On February 10, 2009, Amazon announced the Kindle 2. It became available for purchase on February 23, 2009. The Kindle 2 features a text-to-speech option to read the text aloud, and 2 GB of internal memory of which 1.4 GB is user-accessible. By Amazon's estimates the Kindle 2 can hold about 1500 non-illustrated books. Unlike the Kindle First Generation, Kindle 2 does not have a slot for SD memory cards. It was slimmer than the original Kindle.
To promote the new Kindle, author Stephen King made UR, his then-new novella, available exclusively through the Kindle Store. On October 22, 2009, Amazon stopped selling the original Kindle 2 in favor of the international version it had introduced earlier in the month.

According to an early review by iFixIt, the Kindle 2 features a Freescale 532 MHz, ARM-11 90 nm processor, 32 MB main memory, 2 GB moviNAND flash storage and a 3.7 V 1530 mAh lithium polymer battery.

On November 24, 2009, Amazon released a firmware update for the Kindle 2 that it said increases battery life by 85% and introduces native PDF support.

On July 8, 2009, Amazon reduced price of the Kindle 2 from the original $359 to $299. On October 7, 2009, Amazon further reduced the price of the Kindle 2 to $259. The Kindle 2 was criticized for its high original retail price, compared to the $185.49 manufacturing cost estimated by iSuppli.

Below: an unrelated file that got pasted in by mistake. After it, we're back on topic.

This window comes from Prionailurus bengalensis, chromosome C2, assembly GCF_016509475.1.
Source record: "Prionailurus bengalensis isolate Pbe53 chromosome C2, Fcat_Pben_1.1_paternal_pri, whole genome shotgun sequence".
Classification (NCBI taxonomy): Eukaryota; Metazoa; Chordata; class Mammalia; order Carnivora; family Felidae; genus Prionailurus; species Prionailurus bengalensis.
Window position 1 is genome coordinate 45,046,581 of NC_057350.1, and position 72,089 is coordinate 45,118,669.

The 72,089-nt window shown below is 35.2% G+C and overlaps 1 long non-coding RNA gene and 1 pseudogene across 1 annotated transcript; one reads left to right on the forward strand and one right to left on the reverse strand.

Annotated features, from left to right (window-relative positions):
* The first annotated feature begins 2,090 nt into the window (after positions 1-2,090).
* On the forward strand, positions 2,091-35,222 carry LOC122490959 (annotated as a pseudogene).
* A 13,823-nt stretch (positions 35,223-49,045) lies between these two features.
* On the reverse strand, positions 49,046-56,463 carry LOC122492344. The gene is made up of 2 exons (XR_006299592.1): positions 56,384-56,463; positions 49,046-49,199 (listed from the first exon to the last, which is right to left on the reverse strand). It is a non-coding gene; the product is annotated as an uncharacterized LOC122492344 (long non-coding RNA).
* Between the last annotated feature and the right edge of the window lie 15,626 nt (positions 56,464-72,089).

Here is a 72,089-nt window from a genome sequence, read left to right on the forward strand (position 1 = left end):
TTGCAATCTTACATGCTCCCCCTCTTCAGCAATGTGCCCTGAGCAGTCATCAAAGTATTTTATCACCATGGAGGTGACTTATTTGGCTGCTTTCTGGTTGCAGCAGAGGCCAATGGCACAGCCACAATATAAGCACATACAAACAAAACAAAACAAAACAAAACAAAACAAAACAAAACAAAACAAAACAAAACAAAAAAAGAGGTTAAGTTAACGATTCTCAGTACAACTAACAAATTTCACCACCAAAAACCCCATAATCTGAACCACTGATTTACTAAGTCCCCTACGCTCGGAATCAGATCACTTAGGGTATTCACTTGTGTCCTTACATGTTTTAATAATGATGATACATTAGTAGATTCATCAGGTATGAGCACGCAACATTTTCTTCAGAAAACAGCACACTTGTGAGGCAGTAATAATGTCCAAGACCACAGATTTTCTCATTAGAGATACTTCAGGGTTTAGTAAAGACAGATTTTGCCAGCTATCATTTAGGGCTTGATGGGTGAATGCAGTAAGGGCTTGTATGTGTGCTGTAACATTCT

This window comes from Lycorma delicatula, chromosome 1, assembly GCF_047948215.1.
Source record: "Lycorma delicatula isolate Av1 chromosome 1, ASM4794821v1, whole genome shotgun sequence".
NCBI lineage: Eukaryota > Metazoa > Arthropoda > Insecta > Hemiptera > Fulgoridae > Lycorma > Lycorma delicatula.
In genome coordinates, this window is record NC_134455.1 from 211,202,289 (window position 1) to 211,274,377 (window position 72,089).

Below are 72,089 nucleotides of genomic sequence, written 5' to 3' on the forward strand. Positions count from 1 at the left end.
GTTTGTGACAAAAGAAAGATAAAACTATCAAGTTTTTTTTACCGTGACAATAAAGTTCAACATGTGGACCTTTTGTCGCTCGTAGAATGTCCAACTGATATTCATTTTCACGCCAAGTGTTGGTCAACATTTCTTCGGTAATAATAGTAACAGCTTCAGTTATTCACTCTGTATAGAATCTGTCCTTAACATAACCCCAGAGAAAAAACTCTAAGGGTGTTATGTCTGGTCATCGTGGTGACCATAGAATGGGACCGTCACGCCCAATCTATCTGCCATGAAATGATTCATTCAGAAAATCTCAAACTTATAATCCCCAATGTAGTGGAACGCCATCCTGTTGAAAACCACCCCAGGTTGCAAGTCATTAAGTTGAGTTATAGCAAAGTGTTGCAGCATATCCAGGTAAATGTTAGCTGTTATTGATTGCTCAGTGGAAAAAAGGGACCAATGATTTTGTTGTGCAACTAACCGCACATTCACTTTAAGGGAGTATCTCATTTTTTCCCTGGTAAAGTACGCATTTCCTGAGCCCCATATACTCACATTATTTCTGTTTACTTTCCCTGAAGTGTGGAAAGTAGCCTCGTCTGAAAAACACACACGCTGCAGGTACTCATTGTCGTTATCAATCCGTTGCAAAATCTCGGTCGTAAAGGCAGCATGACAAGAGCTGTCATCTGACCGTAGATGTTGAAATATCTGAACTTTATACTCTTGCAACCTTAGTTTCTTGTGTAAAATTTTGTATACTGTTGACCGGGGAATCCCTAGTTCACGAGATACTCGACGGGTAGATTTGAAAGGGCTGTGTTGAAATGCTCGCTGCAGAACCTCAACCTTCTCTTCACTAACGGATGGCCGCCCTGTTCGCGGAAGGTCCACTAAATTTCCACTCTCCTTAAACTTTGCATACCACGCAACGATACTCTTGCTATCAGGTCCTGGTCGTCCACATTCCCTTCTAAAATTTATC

International version On October 7, 2009, Amazon announced an international version of the Kindle 2 that can download new titles in over 100 countries. It became available October 19, 2009. The international Kindle 2 is physically very similar to the U.S.-only model, although it uses a different mobile network standard.

The original Kindle 2 uses CDMA2000, for use on the Sprint network. The international version uses standard GSM and 3G GSM, enabling it to be used on AT&T's U.S. mobile network and internationally in 100 other countries.

Kindle 2 International Version is believed to have a noticeably higher contrast screen, although Amazon does not advertise this. Another review done by Gadget lab, disputes this and actually states that the font appears to be fuzzier than the first generation kindle. The review goes on to say that changes to the Kindle 2 have made it harder to read the smaller font sizes that most books use. On another website. They also discuss how the font size is at times worse than the kindle 1's. It appears that whether or not the kindle 2 is clearer or fuzzier than the previous model depends on the font size.

On October 22, 2009, Amazon lowered the price on the international version from $279 to $259 and discontinued the U.S.-only model. On June 21, 2010, hours after Barnes & Noble lowered the price of its Nook, Amazon lowered the price of the Kindle 2 to $189, undercutting the Nook by $10.